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24-Hour Curfew was an Enforcement Tactic

The 24-hour curfew of Saint Lucians which started 1st April of this year and ends tomorrow was an enforcement tactic used by government in an effort to halt the spread of the novel coronavirus or COVID-19 as it’s popularly known.

Image of Prime Minister Allen Chastanet
Prime Minister Allen Chastanet

That was announced by Prime Minister Allen Chastanet, during a nation-wide address last night. Noting that testing done in Saint Lucia for the virus were “not overly high”, but “not at the bottom” either, what’s done were not sufficient enough for government to have a detailed understanding of the level of the virus spread in the community.

This became more of a concern when the country recorded an increase of five positive coronavirus cases in one week, which involved contact tracing of these positive cases.

“That contact tracing generated 100 people who had to go into self-quarantine or administrative quarantine,” Chastanet said, noting that should the country have more of these outbreaks people would have to be put into quarantine. And with supervised quarantine not a feasible idea in that there would not be enough staff to oversee these people, the decision was taken to put every single Saint Lucian into compulsive quarantine, a concept he believed not everyone understood.

“The curfew was a mechanism to make that happen, a form of enforcement” Chastanet said, adding that past experiences taught him people could not be trusted to initiate their own quarantine.

He noted that a 24-hour curfew comes with a dilemma which is persons needing food to survive. Last week Thursday a temporary re-opening of small grocery shops and mini marts resulted in chaos as Saint Lucians failed to adhere to the social distancing protocols established for their safety in their rush to purchase food items.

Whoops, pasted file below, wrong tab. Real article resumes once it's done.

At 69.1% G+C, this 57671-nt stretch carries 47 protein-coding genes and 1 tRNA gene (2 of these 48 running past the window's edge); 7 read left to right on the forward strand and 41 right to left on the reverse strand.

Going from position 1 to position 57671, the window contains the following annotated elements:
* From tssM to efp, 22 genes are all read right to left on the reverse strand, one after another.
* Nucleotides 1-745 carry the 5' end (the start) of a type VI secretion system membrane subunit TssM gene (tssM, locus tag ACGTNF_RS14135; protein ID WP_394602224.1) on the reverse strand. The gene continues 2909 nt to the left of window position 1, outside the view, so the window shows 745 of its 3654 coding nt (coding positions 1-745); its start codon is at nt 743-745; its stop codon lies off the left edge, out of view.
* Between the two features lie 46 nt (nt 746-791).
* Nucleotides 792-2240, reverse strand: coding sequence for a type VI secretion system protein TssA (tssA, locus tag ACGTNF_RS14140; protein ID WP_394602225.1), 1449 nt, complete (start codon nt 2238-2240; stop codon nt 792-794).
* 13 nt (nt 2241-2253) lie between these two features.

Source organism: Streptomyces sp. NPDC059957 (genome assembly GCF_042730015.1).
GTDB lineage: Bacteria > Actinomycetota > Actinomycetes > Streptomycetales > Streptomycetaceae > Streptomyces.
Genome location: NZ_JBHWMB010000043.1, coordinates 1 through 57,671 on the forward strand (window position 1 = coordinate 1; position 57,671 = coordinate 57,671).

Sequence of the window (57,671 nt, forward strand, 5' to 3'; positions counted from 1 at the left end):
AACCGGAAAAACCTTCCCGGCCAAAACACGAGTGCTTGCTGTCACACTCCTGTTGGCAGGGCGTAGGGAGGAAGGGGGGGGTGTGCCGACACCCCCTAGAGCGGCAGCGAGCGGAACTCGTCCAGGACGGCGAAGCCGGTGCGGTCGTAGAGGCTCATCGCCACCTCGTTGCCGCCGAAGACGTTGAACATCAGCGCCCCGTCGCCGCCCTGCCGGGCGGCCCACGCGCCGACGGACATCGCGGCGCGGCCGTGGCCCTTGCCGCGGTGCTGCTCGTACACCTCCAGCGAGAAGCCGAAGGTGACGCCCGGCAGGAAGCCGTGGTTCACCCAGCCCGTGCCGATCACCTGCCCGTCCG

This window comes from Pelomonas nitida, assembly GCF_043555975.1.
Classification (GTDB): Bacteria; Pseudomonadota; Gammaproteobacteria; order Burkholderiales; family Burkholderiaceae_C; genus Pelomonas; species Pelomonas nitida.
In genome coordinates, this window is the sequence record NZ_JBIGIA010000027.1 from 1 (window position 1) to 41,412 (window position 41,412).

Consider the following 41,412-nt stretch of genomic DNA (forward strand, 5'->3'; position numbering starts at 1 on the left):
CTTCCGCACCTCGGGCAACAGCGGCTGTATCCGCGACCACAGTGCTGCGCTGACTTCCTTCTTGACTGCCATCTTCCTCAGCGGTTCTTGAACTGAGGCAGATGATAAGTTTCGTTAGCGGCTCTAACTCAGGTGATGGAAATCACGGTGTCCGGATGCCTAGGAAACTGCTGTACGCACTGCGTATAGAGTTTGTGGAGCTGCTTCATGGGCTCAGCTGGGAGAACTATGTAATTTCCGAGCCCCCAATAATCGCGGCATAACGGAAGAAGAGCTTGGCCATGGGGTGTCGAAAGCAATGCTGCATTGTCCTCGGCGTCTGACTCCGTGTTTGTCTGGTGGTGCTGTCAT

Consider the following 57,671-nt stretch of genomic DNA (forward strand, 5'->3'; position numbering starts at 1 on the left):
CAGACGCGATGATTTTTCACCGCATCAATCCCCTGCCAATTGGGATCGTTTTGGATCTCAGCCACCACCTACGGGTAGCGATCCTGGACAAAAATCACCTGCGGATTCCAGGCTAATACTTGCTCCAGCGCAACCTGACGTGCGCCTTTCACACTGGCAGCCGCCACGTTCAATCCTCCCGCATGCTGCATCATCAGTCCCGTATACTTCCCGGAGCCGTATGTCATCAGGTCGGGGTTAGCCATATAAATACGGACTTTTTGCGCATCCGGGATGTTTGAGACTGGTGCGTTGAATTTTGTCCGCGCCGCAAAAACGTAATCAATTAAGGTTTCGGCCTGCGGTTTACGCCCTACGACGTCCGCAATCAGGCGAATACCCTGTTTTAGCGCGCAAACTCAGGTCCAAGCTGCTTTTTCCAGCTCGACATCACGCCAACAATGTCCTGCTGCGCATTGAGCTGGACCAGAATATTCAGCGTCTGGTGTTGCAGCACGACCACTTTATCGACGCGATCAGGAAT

These very shops were to be open today, albeit for a limited time, however Chastenet had other plans noting that with the Ministry of Health taking the past week to get itself better organized to be able to make a much better assessment of the situation in the country, other plans were put in place.

This meant that instead of small shops and mini marts opening for business as indicated last week by the prime minister, business places listed as essential services under Statutory Instrument 46 would take today to restock their shelves and prepare themselves for a partial re-opening tomorrow when the country will move from a 24-hour curfew to a 10-hour curfew starting 7:00pm to 5:00am.

Micah George is an established name in the journalism landscape in St. Lucia. He started his journalism tutelage under the critical eye of the Star Newspaper Publisher and well known journalist, Rick Wayne, as a freelancer. A few months later he moved to the Voice Newspaper under the guidance of the paper’s recognized editor, Guy Ellis in 1988.

Since then he has remained with the Voice Newspaper, progressing from a cub reporter covering court cases and the police to a senior journalist with a focus on parliamentary issues, government and politics. Read full bio...

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